Post-1971 regimes sought to increase the role of the government in the religious life of the people. The Ministry of Religious Affairs provided support, financial assistance, and endowments to religious institutions, including mosques and community prayer grounds (idgahs). The organization of annual pilgrimages to Mecca also came under the auspices of the ministry because of limits on the number of pilgrims admitted by the government of Saudi Arabia and the restrictive foreign exchange regulations of the government of Bangladesh. The ministry also directed the policy and the program of the Islamic Foundation Bangladesh, which was responsible for organizing and supporting research and publications on Islamic subjects. The foundation also maintains the Baitul Mukarram (National Mosque), and organized the training of imams. Some 18,000 imams were scheduled for training once the government completed establishment of a national network of Islamic cultural centers and mosque libraries. Under the patronage of the Islamic Foundation, an encyclopedia of Islam in the Bengali language was being compiled in the late 1980s.[64]

Another step toward further government involvement in religious life was taken in 1984 when the semiofficial Zakat Fund Committee was established under the chairmanship of the president of Bangladesh. The committee solicited annual zakat contributions on a voluntary basis. The revenue so generated was to be spent on orphanages, schools, children's hospitals, and other charitable institutions and projects. Commercial banks and other financial institutions were encouraged to contribute to the fund. Through these measures the government sought closer ties with religious establishments within the country and with Islamic countries such as Saudi Arabia and Pakistan.[64]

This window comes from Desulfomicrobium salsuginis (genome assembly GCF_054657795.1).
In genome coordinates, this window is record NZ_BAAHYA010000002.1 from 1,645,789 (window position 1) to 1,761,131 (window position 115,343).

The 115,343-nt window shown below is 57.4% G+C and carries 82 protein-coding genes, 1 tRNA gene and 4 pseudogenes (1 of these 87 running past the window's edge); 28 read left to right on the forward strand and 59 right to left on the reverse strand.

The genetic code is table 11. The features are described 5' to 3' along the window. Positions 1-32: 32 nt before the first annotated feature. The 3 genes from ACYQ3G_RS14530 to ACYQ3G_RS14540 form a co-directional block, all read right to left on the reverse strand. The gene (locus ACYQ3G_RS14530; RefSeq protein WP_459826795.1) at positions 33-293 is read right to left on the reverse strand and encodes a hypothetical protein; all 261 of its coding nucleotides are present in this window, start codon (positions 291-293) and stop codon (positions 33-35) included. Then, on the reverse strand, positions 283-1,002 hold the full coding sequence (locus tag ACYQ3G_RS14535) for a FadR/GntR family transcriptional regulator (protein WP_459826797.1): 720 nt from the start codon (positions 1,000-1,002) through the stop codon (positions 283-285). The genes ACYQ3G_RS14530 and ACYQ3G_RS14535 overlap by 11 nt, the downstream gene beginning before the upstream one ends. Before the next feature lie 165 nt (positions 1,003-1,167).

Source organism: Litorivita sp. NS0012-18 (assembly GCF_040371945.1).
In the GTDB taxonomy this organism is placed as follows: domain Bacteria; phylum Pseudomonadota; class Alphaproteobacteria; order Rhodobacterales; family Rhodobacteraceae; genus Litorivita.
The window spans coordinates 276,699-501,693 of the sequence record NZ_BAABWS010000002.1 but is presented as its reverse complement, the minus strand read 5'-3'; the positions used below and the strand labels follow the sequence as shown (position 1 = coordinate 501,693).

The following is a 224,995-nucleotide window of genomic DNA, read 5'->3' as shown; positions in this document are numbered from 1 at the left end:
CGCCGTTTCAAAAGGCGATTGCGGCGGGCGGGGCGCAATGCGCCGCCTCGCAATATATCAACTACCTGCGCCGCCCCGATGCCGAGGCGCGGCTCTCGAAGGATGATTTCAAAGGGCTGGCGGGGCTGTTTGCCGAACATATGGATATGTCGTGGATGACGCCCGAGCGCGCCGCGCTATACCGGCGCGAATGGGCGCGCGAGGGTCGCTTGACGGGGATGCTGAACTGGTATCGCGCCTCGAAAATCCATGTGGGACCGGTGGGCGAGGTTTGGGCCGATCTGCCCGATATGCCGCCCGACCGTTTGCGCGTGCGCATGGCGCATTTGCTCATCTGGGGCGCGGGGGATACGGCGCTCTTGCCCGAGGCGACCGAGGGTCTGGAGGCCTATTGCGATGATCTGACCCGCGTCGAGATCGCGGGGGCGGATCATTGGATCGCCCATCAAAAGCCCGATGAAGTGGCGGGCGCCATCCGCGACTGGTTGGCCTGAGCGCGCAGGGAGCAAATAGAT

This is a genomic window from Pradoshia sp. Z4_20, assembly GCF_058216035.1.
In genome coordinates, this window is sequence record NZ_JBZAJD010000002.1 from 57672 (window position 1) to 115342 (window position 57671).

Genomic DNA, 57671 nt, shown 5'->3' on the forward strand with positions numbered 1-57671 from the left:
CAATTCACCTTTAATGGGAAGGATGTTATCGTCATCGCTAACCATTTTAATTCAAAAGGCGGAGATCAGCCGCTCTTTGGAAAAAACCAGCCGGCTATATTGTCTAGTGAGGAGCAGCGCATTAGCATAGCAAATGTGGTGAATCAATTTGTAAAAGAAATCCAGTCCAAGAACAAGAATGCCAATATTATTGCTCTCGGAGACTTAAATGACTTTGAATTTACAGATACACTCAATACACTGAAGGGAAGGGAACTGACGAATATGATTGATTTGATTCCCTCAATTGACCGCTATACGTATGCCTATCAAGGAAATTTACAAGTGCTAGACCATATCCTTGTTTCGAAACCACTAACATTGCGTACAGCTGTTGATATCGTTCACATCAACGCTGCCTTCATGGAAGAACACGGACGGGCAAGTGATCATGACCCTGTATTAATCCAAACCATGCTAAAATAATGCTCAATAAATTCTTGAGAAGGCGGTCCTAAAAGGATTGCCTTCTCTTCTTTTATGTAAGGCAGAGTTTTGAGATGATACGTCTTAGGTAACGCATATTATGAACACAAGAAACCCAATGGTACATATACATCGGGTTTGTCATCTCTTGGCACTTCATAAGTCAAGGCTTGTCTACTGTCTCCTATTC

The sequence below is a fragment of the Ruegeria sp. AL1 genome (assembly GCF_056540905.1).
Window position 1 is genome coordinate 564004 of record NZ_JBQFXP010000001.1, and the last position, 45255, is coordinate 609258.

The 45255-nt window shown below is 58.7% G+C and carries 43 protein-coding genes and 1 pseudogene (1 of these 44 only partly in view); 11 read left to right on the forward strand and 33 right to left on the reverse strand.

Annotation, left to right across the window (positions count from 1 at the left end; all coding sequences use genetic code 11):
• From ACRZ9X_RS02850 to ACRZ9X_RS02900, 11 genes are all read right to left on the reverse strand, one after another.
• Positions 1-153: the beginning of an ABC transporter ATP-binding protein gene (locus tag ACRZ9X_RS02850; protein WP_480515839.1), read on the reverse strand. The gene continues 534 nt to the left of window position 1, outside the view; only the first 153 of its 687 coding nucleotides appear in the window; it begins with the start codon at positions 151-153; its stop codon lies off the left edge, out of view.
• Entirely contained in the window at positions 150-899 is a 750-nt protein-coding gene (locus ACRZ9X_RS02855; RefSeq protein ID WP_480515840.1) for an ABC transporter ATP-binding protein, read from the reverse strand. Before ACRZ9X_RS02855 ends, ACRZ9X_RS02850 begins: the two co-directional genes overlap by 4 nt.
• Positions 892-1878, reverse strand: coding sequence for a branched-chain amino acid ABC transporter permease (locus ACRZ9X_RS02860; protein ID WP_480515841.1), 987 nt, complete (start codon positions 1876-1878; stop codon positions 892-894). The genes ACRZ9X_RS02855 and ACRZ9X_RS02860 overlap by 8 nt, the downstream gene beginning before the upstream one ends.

Leaders and organizations[edit]

The members of the Ulama include Mawlānā, Imams, Ulama and Muftis. The first two titles are accorded to those who have received special training in Islamic theology and law. A maulvi has pursued higher studies in a madrassa, a school of religious education attached to a mosque. Additional study on the graduate level leads to the title Mawlānā. The madrassas are also ideologically divided in two mainstreams.The Ali'a Madrassa which has its roots in Aligarh Movement of Sir Syed Ahmed Khan Bahadur and the other one is Qawmi Madarassa. Junaid Babunagari, Amir of Hefazat-e-Islam Bangladesh, is the Supreme religious leader of Bangladesh.[65]

Religious Leaders[edit]

Educational institutions[edit]

Modern institutions[edit]

Traditional institutions[edit]

Religious organizations[edit]

Religious political parties[edit]

Status of religious freedom[edit]

Friday prayer for Muslims in Dhaka

The Constitution establishes Islam as the state religion but upholds the right to practice—subject to law, public order, and morality—the religion of one's choice.[68] The Government generally respects this provision in practice. The Government (2001–2006) led by an alliance of four parties Bangladesh Nationalist Party, Jamaat-e-Islami Bangladesh, Islami Oikya Jote and Bangladesh Jatiyo Party banned Ahmadiya literature by an executive order. However, the present government, led by Bangladesh Awami League strongly propagates secularism and respect towards other religions. Despite all Bangladeshis saying that religion is an important part of their daily lives, Bangladesh's Awami League won a landslide victory in 2008 on a platform of secularism, reform, and a suppression of radical Islamist groups. According to a Gallup poll conducted in 2009, simultaneous strong support of the secular Awami League and the near unanimous importance of religion in daily life suggests that while religion is vital in Bangladeshis' daily lives, they appear comfortable with its lack of influence in government.[69]

In Bangladesh, the International Crimes Tribunal tried and convicted several leaders of the Islamic Razakar militias, as well as Bangladesh Muslim Awami league (Forid Uddin Mausood), of war crimes committed against Hindus during the 1971 Bangladesh genocide. The charges included forced conversion of Bengali Hindus to Islam.[70][71][72]

See also[edit]


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 This article incorporates public domain material from the Library of Congress Country Studies website